Finally, there is the Opa Opa Craft Beer Saloon. A Big E tradition for us, walking into the Opa Opa tent feels like you’re walking into an old west saloon with hay bales, barrels, and kegs for seating with country music turned up to 11. Opa Opa is pouring several delicious beers including their Red Rock Amber, Blueberry Lager, Oktoberfest, Raspberry Wheat, Milk Stout, and Watermelon Ale just to name a few. A must for a beautiful fall day is their Pumpkin Pale Ale with the cinnamon and sugar rim. Watch out for a bit of stickiness though.

She says: “I’m biased, but The Big E is always a great time to enjoy some deep fried foods and delicious beers with your friends. Sure you’re paying $7 or $8 per beer, but it’s all about the experience.”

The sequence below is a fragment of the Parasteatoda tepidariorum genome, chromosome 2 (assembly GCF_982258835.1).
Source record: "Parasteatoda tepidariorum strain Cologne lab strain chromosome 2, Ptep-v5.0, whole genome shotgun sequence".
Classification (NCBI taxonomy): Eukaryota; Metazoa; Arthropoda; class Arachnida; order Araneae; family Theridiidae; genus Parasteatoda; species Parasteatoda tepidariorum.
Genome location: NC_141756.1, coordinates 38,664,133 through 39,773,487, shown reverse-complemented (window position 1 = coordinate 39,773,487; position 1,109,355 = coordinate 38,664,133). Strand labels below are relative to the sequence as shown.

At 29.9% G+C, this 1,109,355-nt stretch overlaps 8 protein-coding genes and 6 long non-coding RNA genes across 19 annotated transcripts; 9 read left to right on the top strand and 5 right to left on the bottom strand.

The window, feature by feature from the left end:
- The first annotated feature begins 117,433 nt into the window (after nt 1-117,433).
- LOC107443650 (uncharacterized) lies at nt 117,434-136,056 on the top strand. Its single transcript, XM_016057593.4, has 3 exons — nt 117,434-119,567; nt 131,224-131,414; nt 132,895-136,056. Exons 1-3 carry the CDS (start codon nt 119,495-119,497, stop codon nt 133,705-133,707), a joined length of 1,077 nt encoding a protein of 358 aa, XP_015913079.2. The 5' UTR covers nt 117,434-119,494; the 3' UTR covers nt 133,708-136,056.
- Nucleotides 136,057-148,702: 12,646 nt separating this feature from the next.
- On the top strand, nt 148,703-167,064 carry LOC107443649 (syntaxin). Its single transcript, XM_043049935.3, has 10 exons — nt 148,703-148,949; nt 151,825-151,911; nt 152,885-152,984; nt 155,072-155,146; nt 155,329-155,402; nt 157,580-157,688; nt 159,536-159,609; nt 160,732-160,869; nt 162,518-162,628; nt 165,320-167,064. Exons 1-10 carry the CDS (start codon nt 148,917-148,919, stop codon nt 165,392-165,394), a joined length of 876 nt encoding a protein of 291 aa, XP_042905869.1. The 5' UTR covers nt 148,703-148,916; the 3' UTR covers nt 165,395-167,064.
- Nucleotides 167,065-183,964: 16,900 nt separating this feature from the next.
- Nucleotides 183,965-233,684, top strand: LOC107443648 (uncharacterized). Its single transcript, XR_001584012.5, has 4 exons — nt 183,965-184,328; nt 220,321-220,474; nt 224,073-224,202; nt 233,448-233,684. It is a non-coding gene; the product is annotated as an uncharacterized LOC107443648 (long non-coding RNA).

He says: “It’s an overstimulation of the tastebuds not to be missed.”


The Big E is running through Sunday, October 2. So plan your trip soon, or you’ll have to wait until September 2017! It’s only $15 for a day pass or $6 after 5 p.m. during the week. Who knows, we might be heading back up there this weekend to get our “beer boot.” Cheers!

The Big E
875 Memorial Avenue
West Springfield, MA 01089


One thought on “The Big E – A craft beer destination 

Leave a Reply

Fill in your details below or click an icon to log in: Logo

You are commenting using your account. Log Out /  Change )

Google photo

You are commenting using your Google account. Log Out /  Change )

Twitter picture

You are commenting using your Twitter account. Log Out /  Change )

Facebook photo

You are commenting using your Facebook account. Log Out /  Change )

Connecting to %s